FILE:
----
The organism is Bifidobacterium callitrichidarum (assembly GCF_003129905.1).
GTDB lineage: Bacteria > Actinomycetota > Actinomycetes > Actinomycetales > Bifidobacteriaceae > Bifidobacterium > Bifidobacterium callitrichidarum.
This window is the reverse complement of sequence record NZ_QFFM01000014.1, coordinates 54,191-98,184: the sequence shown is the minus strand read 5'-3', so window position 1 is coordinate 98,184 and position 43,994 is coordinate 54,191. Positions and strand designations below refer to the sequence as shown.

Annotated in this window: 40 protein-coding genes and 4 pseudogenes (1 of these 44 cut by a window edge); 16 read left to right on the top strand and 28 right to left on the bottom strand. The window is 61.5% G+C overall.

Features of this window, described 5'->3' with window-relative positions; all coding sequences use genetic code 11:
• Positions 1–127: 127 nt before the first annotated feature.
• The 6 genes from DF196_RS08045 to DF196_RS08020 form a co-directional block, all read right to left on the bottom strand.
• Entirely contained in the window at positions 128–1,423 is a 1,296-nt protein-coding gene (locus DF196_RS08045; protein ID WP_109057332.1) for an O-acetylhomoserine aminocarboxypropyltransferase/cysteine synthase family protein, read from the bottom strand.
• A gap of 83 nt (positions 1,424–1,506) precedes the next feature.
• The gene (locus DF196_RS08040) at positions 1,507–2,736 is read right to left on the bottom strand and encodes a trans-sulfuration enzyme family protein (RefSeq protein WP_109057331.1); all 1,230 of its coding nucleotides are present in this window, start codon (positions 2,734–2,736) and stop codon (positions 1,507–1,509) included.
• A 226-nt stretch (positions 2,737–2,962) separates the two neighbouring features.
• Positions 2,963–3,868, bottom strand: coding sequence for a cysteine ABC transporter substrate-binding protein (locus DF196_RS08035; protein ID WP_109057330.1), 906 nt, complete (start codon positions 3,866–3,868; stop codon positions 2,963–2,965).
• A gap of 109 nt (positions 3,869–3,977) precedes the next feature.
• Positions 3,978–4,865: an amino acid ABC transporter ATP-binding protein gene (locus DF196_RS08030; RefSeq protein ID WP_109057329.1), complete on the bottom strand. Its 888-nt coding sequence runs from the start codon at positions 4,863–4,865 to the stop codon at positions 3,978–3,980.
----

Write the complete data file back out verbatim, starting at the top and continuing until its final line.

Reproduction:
The organism is Bifidobacterium callitrichidarum (assembly GCF_003129905.1).
GTDB lineage: Bacteria > Actinomycetota > Actinomycetes > Actinomycetales > Bifidobacteriaceae > Bifidobacterium > Bifidobacterium callitrichidarum.
This window is the reverse complement of sequence record NZ_QFFM01000014.1, coordinates 54,191-98,184: the sequence shown is the minus strand read 5'-3', so window position 1 is coordinate 98,184 and position 43,994 is coordinate 54,191. Positions and strand designations below refer to the sequence as shown.

Annotated in this window: 40 protein-coding genes and 4 pseudogenes (1 of these 44 cut by a window edge); 16 read left to right on the top strand and 28 right to left on the bottom strand. The window is 61.5% G+C overall.

Features of this window, described 5'->3' with window-relative positions; all coding sequences use genetic code 11:
• Positions 1–127: 127 nt before the first annotated feature.
• The 6 genes from DF196_RS08045 to DF196_RS08020 form a co-directional block, all read right to left on the bottom strand.
• Entirely contained in the window at positions 128–1,423 is a 1,296-nt protein-coding gene (locus DF196_RS08045; protein ID WP_109057332.1) for an O-acetylhomoserine aminocarboxypropyltransferase/cysteine synthase family protein, read from the bottom strand.
• A gap of 83 nt (positions 1,424–1,506) precedes the next feature.
• The gene (locus DF196_RS08040) at positions 1,507–2,736 is read right to left on the bottom strand and encodes a trans-sulfuration enzyme family protein (RefSeq protein WP_109057331.1); all 1,230 of its coding nucleotides are present in this window, start codon (positions 2,734–2,736) and stop codon (positions 1,507–1,509) included.
• A 226-nt stretch (positions 2,737–2,962) separates the two neighbouring features.
• Positions 2,963–3,868, bottom strand: coding sequence for a cysteine ABC transporter substrate-binding protein (locus DF196_RS08035; protein ID WP_109057330.1), 906 nt, complete (start codon positions 3,866–3,868; stop codon positions 2,963–2,965).
• A gap of 109 nt (positions 3,869–3,977) precedes the next feature.
• Positions 3,978–4,865: an amino acid ABC transporter ATP-binding protein gene (locus DF196_RS08030; RefSeq protein ID WP_109057329.1), complete on the bottom strand. Its 888-nt coding sequence runs from the start codon at positions 4,863–4,865 to the stop codon at positions 3,978–3,980.